The engagement goes over the lists of things that we commit to and that our clients commit to, which gets signed by both parties. 

One of the things on there for the client is “if you’re happy, you’ll refer at least one other person to our business”.

It’s a small thing and no one ever questions it, but it means that we’ve already set that expectation.

You then have a system for each time you do a relationship  check in, within that is an opportunity to say “do you know anyone else who needs a good bookkeeper”.

Having those little drips systemetized, rather than hoping you remember, means that it happens on an ongoing basis.

We also have systems for how you create a website, how to talk to an accountant of an existing client to get more referrals.   

If you have a process to follow, you don’t need to be a different way, you don’t need to be a marketer. You can just be yourself and follow the bouncing ball.

Referrals from accountants is one of our 7 marketing strategies, but isn’t the best way to get your first client.

3. Sales

For good sales you want to have conviction about how it works and have very clear views on who you are, who you work with, what your services cost and that they are effective. 

With this you know that a good percentage of the people you talk to will end up working with you, and at the right price.

In a sales situation, you want to be the professional and be in charge of the situation so that the prospect can relax and trust that you know what you’re talking about.

A good example of this is when my wife and I were doing IVF. We’ve had two children through IVF and the second time, we visited a new doctor.

The Doctor talked us through how everything was going to work and exactly what would happen, even performing a test on my wife before price had even been mentioned. There was complete conviction.

The conversation about price didn’t happen with him at all, the receptionist set up the price on the way out and I thought wow what a fantastic sales process.


So with bookkeeping we do this by talking about the challenges the potential client is having, show them the benefits of bookkeeping going well. We say here is the process that we follow, here is what it costs and here’s what happens next . 

It takes it away from being a meandering conversation and turns it into a very effective sales process. 

4. Recruiting

The main thing we found with recruiting is that you want to test bookkeepers on doing bookkeeping, rather than just checking credentials and qualifications. In the beginning we got this wrong a lot.

In Debbie’s business, we got the marketing and sales right. We had referrals coming in and accountants sending us business, networking was working. But, we were hiring some great bookkeepers and some who were not so great and it was this really painful process.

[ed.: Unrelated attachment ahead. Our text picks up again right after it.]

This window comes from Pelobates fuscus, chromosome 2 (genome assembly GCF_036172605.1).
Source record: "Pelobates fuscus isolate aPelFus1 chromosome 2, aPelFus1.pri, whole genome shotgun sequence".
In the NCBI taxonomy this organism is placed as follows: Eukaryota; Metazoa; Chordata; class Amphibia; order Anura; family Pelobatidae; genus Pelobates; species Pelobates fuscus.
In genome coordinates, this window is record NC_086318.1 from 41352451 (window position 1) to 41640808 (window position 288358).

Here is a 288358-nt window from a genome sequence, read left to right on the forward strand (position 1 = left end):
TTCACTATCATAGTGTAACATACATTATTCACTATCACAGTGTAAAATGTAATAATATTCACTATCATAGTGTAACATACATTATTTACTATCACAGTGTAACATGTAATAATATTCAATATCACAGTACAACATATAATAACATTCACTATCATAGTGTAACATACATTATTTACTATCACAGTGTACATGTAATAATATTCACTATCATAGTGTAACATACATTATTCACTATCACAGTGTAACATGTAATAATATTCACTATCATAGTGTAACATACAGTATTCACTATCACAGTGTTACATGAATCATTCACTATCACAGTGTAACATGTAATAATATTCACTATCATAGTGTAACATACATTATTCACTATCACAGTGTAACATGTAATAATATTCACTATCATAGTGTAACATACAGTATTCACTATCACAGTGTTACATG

We ended up creating a 90-minute bookkeeping job where we could sit a bookkeeper down, show them the dummy files, invoices and receipts and give them their job and they would crack on. 

At the end we score them out of 100. If they get less than 80 then they don’t go on to an interview.

We actually found that more than half of the bookkeepers that do this test don’t pass it, and often they’re people that we otherwise would have hired. 

Having a skills test is the key recruiting system that you want to build.

5. Pricing

Debbie was, as are lots of bookkeepers, uncomfortable putting up prices. 

So we created a system where every year there’s an annual price increase. We have a letter and a system for that that outlines what’s happening and the upcoming schedule of fees. 

It’s important to keep raising your prices. 

Pure Bookkeeping

What’s included?

The Bookkeeping Manuals - Helps you to best practice bookkeeping and gives you confidence that your bookkeeping is impeccable. This has your whole team doing the bookkeeping the same way.

The Sales and Marketing manual -  Gives you the tools to make your business look sleek and professional, like it’s been around for years even if you’re just starting out. It has the step by step stages for going through your sales calls and getting referrals. 

Procedures for over 60 popular apps - If there is a demand for an app that people are using, we’ll write a best practice step by step for how to best use it and integrate it to improve the rest of your system. 

Pure Bookkeeping Central - This is our community hub, it’s a supporting hub which contains a lot of love and help from others in the bookkeeping community. 

Unlimited Support - It’s not business coaching, but anything you need to help implement any of our procedures, we’re always on the other end of the phone.

Initial Strategy call 

Regular updates with auto notifications on software changes and legislation changes.

In the unlikely event that you don’t love the bookkeeping manuals after 45 days, let us know and we’ll give you a full refund.

To learn more about Pure Bookkeeping, head to the website here -

 Watch the recorded of "The 5 most important systems in a bookkeeping business" here.